Beliefs and the Dead in Reformation England.
Oxford and New York: Oxford University Press, 2002. xii +344 pp. index. bibl. $74. ISBN: 0-19-820773-5.
The Reformation has been all things to all scholars. Some see its primary significance in the collapse of Roman Catholic hegemony, the displacement of papal power, and the shattering of the Church Universal. Others map alternative paths to salvation, regarding the Lutheran insistence on faith, the Calvinist concept of predestination, and the general Protestant downgrading of sacraments and works as the emergent soteriological emphases of the sixteenth century. Much recent writing has dwelt on the relations of church and state, and the conflicts of clergy and laity. A productive line of research has looked at changing liturgy, worship, and the calendars and cadence of popular devotion. Reformation studies are hot, as historians of all kinds have rediscovered the pervasive importance of religion to Renaissance-era men and women.
Peter Marshall's new book takes a broad cultural view of changing beliefs about death and the dead in Reformation England. He covers the period from the late fifteenth century, when the hopes and fears of English Catholics were similar to those of the rest of western Christendom, to the early seventeenth century, when English Protestants had staked out a more austere understanding of the boundaries between this life and the next. Marshall treats the Reformation as a century-long process of social and cultural transformation, during which fundamental beliefs about heaven, hell, Purgatory, the saints, ghosts, and prayer were interrogated, rejected, or changed. He uses attitudes towards the dead, and the performance of intercessionary, neighborly, and commemorative duties, as registers of social and cultural change.
A wide reading of Reformation theology and a deep reach into sixteenth-century sermons and tracts testifies to the scholarly depth of this project. Marshall is attuned to the most recent historical scholarship and is open to interdisciplinary influences from anthropology and literary studies. He offers a nuanced and focused addendum to the work of Duffy on traditional religion, Haigh on Reformation politics, and Greenblatt on Hamlet in Purgatory, with almost as many quotations from Shakespeare as from the New Testament.
The opening chapter explores the close relationship between the parallel worlds of the living and the dead. The twin autumn feasts of All Saints and All Souls drew the two worlds closer together. Parish bede rolls recalled the names of the departed and maintained their membership in the community of Christians. Graveyards kept bodies and bones in close proximity to worship and work. Above all, belief in Purgatory generated a complex array of obits and chantries, devotions and intercessions, designed to lessen or alleviate the posthumous sufferings of those who had gone before. The rest of the book traces the theological, cultural, liturgical, and financial consequences as belief in Purgatory was assaulted, disintegrated, and decayed.
Recent years have seen an upsurge of "death studies," and other historians have examined the mortuary culture of early modern England. None provides so thorough an account of sixteenth-century ideas and understandings as Peter Marshall. He shows in great detail how Purgatory came under attack, how conservatives like Thomas More defended the belief, and how its undermining brought down much of the devotional apparatus of traditional Catholicism. He explains, cautiously but convincingly, "how a palpably unlooked-for Reformation was successfully imposed and ultimately embraced" (101). A mixture of policy and policing, evangelism and iconoclasm, under Henry VIII and Edward VI effectively disrupted a long-established relationship between the living and the dead, although residual attachment to Purgatory lingered for another two or three generations. Hallowtide bell-ringing died out in the 1580s, the same decade that many historians regard as the time when English Protestantism became popularly established. Puritans in particular became watchful for signs of backsliding, and mainstream Protestants agreed that there was no merit or purpose in prayers for the dead. Dead Christians might be remembered, even commemorated, but no human action could affect the disposition of their souls. A few neo-Catholic theologians in the reign of Charles I began to speculate whether prayer for the dead might still be justified, but they were a marginal group and were silenced by the civil war.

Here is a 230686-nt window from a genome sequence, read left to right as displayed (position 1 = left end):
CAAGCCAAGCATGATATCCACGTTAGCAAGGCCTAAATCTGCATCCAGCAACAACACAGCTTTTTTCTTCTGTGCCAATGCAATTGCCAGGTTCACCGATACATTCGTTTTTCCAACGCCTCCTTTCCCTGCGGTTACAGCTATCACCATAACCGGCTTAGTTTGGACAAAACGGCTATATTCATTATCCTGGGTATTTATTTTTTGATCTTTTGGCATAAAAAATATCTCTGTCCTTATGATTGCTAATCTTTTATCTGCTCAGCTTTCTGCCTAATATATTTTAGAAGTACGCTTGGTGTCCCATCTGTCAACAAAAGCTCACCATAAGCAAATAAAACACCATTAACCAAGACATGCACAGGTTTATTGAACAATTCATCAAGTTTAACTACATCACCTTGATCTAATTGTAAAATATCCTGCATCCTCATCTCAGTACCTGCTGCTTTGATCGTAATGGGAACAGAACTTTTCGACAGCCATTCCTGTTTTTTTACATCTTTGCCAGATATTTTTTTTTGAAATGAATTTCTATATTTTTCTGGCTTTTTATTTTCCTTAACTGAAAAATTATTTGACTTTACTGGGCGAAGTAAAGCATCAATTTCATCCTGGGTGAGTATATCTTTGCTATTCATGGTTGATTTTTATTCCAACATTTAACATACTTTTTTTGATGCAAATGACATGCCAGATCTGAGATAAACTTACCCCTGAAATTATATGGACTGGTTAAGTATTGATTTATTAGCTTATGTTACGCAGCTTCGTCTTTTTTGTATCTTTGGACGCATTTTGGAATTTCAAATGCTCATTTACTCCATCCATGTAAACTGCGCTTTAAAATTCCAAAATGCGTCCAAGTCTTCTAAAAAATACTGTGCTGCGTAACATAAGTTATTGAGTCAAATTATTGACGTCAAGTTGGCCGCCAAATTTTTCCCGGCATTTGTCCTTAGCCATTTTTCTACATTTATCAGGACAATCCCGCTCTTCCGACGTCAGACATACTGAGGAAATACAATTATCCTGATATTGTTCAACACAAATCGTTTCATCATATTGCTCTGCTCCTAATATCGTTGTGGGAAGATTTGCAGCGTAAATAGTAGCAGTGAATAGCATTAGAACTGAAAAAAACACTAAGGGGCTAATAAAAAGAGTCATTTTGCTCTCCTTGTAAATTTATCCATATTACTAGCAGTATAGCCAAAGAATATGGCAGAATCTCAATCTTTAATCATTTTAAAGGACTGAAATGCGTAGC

The Reformation theology of death required a new mental map of heaven and a new understanding of the afterlife. Marshall reviews early modern discourse on the estate of the dead, expectation of posthumous reunion, and hopes of resurrection. Inevitably, clerical and theological voices predominate, since lay perceptions are notoriously hard to discern. Closer attention to manuscript court records, and attunement to popular ballads and drama (beyond Shakespeare) might produce a richer picture, and more research in this area is still possible. Meanwhile, Beliefs and the Dead represents the state of the art. This is intellectual history of the finest kind, grounded in evidence, conscious of chronology, and sensitive to social and cultural setting.
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|Article Type:||Book Review|
|Date:||Mar 22, 2004|
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